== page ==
Let it not be objected,* that by the law of Solon abovementioned, the partnership contracts of those who go out to plunder are declared valid, for it is sufficiently clear, that the legislator only meant to speak of those who are their own masters, and go out to plunder oh their own account. So, if the owners of privateers should enter into partnerships with each other, and agree that their prizes should be equally divided among themselves, such agreements as well as every other which they might make, would undoubtedly be valid; because every one may dispose of his own property as he thinks fit: but such a power can never be exercised by captains of private armed ships, unless they are also the owners of them, which is hardly ever the case.

We are speaking here only of those captains of privateers who have received an authority from their owners merely to cruise, and who exceed it by entering into particular agreements with each other. There was once a cause of very great moment decided upon this question, and which was even carried to the court of revision. Two privateers, one belonging to A and the other to B took a vessel together, and after

* It ought to be remembered, that in Holland, at the time when our author wrote, the imperial law of Rome was the common law of the land. This will sufficiently account for the constant application which he endeavours to make of its rules and principles. y.

wards (as B alleged) the two captains agreed together, that any future prize that they should make, should be divided between them. Afterwards they separated, and A's vessel alone took another prize, which B insisted should be divided between them, by virtue of their agreement. A denied that the agreement extended to prizes separately made, and if it did, he contended, that it was illegal and void. And so it was determined by the inferior court at Flushing. But B having appealed to the supreme court, the cause was decided in his favour, on the 3d of March 1696, and that judgment was affirmed by the court of review on the 4th of October 1697. To the same effect is the opinion of several advocates in Consilia Belgica,* and a similar decision was given by the court of admiralty of Amsterdam, in 1665.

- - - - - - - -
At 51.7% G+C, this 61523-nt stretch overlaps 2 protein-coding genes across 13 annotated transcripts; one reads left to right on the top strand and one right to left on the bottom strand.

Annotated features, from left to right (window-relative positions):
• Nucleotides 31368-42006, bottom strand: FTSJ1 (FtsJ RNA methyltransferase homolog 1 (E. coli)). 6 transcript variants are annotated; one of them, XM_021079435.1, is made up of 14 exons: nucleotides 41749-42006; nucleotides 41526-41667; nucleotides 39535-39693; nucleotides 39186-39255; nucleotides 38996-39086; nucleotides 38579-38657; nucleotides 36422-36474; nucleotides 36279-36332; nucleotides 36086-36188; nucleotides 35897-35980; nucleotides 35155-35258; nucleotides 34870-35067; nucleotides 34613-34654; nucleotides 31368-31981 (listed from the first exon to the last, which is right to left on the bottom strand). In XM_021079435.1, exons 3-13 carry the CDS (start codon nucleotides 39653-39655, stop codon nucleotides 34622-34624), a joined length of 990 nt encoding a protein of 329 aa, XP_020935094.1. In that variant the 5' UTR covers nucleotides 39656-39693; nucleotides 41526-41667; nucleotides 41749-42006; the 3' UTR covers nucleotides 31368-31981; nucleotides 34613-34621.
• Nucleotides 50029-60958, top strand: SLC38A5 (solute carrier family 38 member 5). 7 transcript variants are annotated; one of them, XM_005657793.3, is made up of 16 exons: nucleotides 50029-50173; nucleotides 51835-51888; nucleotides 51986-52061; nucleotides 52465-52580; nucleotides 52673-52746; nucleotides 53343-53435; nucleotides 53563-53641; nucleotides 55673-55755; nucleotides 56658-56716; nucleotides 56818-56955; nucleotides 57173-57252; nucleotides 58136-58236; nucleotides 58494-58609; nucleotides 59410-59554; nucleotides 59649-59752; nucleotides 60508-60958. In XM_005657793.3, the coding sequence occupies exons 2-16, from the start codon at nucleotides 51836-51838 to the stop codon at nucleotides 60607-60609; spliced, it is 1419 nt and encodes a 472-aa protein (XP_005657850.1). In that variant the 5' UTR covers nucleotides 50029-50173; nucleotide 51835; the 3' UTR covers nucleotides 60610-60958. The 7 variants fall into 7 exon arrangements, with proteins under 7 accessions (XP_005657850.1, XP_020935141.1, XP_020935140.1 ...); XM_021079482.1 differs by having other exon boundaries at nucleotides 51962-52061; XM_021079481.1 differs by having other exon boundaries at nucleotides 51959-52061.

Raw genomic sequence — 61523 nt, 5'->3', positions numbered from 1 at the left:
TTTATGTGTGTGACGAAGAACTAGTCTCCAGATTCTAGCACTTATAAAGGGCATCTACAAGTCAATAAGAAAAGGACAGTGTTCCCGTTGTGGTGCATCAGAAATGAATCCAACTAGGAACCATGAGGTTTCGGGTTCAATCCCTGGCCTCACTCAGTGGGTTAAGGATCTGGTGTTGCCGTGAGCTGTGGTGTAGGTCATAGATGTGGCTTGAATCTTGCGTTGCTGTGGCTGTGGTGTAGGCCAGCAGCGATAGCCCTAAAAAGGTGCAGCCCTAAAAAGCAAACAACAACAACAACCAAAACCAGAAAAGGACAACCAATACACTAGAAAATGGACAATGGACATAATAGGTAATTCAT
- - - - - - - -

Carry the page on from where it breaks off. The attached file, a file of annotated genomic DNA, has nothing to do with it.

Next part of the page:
But all these decisions, except that of the court of Flushing, appear to me to have been erroneous, and I think that the cause ought to have been determined in favour of A. I have read with astonishment in the acts of the supreme court, in which the opinions of several judges of that tribunal and of the court of review are inserted, that in the particular case that I have spoken of, the only question that was agitated was, whether there had actually been an agreement between the two captains, that the prizes which they should separately take should be common between them, or whether it contemplated merely those which they should take in company; but the question of the legality of the agreement, which was the first that suggested itself to me, does not appear to have been even thought of.

Admitting that it had been expressly agreed between the two captains, that all the prizes which they or either of them should take, whether jointly or separately, should be equally or proportionably divided between them, still I do not think that A was at all bound by that agreement. He had sent out his vessel at his own risk, for the sole purpose of cruising and making captures; he had given no other instructions to his captain, and had in no manner authorized him to

Vol. 4. Consil 204.